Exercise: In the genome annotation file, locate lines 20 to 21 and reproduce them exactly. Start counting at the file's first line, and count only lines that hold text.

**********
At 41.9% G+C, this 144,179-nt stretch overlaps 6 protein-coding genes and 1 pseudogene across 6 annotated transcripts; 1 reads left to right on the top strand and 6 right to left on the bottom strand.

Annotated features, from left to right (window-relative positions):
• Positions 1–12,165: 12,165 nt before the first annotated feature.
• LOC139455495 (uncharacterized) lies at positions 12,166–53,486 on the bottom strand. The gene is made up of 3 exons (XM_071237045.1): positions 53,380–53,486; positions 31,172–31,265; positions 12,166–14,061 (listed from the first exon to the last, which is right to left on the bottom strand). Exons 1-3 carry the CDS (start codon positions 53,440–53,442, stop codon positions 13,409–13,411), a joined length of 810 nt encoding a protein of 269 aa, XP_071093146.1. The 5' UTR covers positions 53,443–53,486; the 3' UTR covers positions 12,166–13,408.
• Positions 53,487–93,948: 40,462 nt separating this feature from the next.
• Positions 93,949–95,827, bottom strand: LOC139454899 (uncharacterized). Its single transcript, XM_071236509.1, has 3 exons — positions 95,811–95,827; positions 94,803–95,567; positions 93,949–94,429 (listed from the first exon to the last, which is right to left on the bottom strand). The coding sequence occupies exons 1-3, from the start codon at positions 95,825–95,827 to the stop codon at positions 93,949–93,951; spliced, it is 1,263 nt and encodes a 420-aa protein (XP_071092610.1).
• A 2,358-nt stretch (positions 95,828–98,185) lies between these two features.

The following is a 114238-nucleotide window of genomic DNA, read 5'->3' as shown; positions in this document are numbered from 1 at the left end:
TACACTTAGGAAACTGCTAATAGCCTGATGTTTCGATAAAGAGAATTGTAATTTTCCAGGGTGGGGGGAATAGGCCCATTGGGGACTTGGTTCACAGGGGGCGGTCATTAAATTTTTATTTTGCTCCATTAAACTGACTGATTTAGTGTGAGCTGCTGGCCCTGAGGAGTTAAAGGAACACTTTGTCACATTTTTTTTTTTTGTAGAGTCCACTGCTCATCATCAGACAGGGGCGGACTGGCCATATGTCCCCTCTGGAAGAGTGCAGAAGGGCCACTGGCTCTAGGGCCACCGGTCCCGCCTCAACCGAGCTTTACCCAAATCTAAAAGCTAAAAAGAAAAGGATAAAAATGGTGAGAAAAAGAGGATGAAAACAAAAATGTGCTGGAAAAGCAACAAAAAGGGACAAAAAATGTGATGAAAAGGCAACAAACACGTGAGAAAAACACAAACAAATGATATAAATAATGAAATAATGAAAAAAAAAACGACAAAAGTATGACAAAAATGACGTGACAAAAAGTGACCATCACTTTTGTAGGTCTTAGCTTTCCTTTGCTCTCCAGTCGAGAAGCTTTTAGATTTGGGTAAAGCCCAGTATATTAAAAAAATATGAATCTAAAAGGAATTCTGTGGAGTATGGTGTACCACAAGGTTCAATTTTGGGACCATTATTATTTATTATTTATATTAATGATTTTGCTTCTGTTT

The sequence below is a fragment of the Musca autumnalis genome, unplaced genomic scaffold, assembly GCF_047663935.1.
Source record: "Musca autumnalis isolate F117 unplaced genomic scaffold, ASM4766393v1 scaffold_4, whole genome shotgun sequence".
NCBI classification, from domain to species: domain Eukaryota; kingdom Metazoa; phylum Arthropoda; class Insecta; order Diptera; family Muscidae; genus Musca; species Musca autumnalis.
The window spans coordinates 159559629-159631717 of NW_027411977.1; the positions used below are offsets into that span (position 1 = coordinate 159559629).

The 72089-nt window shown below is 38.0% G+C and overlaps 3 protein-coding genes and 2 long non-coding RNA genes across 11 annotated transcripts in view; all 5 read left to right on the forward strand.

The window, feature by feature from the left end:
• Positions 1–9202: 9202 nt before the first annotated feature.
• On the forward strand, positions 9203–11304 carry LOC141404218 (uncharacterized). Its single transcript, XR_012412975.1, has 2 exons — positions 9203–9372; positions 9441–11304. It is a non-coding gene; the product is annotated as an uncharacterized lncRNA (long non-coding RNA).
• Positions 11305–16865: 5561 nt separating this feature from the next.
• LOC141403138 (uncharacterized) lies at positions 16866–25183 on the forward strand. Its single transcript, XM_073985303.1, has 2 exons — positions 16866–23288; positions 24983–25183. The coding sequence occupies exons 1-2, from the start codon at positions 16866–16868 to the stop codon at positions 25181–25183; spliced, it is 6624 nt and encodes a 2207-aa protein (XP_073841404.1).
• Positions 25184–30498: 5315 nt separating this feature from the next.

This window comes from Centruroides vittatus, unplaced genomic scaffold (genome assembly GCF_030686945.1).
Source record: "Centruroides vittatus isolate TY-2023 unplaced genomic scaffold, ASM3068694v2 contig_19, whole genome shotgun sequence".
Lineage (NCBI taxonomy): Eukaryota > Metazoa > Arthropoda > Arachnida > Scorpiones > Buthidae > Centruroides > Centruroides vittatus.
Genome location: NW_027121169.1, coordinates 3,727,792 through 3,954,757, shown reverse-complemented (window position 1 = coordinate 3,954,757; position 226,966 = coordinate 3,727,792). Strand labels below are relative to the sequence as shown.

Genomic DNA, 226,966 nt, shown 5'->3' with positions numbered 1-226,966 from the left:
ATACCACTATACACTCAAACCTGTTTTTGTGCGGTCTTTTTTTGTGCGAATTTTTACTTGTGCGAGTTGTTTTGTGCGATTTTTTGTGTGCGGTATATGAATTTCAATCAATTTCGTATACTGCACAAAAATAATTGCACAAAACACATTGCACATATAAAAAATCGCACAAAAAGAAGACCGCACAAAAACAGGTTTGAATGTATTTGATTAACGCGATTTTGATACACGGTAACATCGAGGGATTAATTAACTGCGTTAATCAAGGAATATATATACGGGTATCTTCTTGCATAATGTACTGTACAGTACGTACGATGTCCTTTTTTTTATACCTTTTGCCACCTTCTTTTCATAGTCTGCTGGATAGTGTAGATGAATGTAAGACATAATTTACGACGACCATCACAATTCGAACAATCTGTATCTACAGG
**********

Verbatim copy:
• Positions 25184–30498: 5315 nt separating this feature from the next.

This window comes from Centruroides vittatus, unplaced genomic scaffold (genome assembly GCF_030686945.1).